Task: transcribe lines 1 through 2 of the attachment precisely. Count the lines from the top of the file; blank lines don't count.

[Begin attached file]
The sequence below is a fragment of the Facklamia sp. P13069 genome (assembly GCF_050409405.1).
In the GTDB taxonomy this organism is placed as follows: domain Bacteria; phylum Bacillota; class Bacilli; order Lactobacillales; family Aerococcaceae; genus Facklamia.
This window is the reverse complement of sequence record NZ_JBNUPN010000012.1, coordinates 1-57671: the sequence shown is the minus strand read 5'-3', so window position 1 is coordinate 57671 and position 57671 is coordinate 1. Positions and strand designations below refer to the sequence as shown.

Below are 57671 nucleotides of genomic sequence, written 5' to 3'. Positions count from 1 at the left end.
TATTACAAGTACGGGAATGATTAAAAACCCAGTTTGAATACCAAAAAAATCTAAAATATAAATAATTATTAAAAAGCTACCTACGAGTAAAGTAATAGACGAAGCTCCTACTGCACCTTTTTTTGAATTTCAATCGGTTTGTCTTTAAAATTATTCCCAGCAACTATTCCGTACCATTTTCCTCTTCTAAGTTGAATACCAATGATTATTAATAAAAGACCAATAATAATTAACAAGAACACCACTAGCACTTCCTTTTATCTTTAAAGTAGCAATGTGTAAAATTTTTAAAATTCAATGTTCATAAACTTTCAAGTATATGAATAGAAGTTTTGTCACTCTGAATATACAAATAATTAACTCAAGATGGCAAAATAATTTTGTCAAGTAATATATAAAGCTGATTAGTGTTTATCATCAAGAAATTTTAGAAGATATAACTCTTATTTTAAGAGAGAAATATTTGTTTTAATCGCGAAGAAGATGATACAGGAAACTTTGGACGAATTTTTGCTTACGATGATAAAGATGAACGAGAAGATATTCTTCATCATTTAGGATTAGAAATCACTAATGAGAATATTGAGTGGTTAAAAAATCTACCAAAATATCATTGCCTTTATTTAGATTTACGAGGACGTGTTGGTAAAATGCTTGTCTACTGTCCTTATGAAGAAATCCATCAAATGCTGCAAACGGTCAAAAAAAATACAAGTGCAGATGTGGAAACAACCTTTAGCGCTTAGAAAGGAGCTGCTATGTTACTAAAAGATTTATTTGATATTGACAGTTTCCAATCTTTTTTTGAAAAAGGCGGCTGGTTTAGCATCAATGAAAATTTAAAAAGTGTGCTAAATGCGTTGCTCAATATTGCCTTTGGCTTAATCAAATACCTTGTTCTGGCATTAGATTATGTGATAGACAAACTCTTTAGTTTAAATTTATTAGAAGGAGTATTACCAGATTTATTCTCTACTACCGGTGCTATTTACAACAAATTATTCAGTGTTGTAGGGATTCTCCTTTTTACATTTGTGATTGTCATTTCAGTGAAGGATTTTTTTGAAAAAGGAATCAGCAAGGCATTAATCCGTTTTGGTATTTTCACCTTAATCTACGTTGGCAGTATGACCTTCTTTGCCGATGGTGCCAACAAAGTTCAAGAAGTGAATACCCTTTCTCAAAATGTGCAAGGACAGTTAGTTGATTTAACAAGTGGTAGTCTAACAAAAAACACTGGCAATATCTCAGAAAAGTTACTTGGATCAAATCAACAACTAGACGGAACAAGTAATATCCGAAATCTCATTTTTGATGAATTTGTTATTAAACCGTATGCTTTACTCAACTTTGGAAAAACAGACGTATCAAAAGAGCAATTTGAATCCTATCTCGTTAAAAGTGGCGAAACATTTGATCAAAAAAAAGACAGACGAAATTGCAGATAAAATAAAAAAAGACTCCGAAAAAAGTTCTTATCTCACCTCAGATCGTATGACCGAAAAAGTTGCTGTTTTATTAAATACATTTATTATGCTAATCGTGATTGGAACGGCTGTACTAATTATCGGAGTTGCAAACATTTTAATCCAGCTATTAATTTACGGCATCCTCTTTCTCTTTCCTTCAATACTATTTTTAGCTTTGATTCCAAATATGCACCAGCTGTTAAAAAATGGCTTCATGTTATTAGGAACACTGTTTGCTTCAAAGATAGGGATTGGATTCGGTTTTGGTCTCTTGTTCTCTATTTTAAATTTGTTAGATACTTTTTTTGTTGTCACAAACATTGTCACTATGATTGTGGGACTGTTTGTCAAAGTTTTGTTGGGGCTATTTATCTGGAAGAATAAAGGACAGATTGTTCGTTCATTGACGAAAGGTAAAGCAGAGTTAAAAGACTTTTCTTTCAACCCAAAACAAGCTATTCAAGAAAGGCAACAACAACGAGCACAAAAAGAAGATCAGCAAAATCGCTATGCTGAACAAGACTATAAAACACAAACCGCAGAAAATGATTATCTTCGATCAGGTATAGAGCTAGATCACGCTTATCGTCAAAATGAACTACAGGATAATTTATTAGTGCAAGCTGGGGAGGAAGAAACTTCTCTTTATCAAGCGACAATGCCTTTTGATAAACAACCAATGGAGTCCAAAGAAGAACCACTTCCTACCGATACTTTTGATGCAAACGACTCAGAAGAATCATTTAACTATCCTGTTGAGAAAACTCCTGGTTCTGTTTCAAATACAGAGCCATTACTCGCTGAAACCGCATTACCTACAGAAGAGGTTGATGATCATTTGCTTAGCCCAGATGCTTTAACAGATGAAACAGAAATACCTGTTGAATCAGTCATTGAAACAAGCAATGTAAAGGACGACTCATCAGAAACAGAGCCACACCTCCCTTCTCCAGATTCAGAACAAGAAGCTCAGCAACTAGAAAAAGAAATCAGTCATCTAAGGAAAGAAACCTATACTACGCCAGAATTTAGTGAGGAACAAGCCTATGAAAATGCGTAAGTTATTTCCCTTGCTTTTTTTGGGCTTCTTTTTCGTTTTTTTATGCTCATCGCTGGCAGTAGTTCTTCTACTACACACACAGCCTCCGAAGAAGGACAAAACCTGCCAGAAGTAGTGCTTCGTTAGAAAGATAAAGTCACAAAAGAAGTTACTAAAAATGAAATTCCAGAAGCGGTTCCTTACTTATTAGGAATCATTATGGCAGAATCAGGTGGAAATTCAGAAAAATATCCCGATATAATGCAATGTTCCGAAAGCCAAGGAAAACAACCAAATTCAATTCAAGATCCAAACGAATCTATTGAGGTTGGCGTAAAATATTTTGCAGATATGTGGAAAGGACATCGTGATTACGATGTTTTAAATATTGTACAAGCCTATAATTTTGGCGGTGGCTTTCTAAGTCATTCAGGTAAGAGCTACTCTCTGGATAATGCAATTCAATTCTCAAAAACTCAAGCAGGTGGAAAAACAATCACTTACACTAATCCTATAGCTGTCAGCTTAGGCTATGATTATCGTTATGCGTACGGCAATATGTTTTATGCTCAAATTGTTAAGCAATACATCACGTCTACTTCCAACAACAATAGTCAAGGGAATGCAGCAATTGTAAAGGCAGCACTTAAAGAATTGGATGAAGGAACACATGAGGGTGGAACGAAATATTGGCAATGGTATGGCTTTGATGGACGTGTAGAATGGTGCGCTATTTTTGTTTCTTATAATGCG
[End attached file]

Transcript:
The sequence below is a fragment of the Facklamia sp. P13069 genome (assembly GCF_050409405.1).
In the GTDB taxonomy this organism is placed as follows: domain Bacteria; phylum Bacillota; class Bacilli; order Lactobacillales; family Aerococcaceae; genus Facklamia.